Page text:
Module 2: Basic Pharmacology of Controlled Drugs and Substances

Lesson 2

Cannabinoids – Adverse reactions and management

Patients may experience impaired short-term memory, fear, anxiety, and depression. Physical effects include impaired coordination, balance, rapid heartbeat, red eyes, dry mouth and throat (Canadian Pharmacists Association, 2014). THC impairs motor skills, especially when combined with alcohol. Other common side effects can include fatigue, dizziness, fainting, blurred vision, confusion, paranoia, anorexia, feeling drunk, and weakness (GW Pharmaceuticals Ltd., 2016).

An overdose severe enough to cause depression of consciousness should be treated with the same precautions used to manage an unconscious patient by securing the airway and monitoring vital signs. Patients experiencing depressive, hallucinatory, or psychotic reactions should be placed in a quiet area and offered reassurance (Canadian Pharmacists Association, 2014). The NP is encouraged to arrange safe transportation to a facility where the patient can be monitored.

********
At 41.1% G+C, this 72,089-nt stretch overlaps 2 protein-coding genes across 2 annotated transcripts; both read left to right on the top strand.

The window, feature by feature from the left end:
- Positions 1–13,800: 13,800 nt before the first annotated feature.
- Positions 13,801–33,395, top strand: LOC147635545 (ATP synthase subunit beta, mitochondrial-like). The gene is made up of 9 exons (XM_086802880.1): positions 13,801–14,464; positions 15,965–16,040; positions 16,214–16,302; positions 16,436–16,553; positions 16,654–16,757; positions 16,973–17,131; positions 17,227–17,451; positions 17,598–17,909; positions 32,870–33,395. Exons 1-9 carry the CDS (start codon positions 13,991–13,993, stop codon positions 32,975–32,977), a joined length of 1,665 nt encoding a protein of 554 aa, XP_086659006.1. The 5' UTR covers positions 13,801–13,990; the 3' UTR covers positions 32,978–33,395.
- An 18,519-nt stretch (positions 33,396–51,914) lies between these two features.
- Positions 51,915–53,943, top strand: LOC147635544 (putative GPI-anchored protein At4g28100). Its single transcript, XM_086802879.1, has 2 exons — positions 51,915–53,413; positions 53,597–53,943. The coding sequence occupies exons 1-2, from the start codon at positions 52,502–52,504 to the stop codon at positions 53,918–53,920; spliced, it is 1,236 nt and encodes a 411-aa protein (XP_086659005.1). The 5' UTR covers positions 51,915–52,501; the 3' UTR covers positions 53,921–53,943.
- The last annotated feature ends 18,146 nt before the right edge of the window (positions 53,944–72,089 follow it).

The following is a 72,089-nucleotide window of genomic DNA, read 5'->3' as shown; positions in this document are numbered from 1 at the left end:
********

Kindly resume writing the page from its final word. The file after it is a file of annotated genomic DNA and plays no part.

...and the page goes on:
Because of limited use of delta-9-tetrahydrocannabinol, cannabidiol oromucosal spray, side effect management strategies are limited. According to the manufacturer, stinging or discomfort in the mouth may be experienced if this agent is sprayed in the same place in the mouth on repeated occasions, and is usually overcome by varying the area in the mouth where it is sprayed. If unacceptable and unwanted effects occur, the dose of delta-9-tetrahydrocannabinol, cannabidiol oromucosal spray may need to be reduced or the interval between the doses lengthened (GW Pharmaceuticals Ltd., 2016).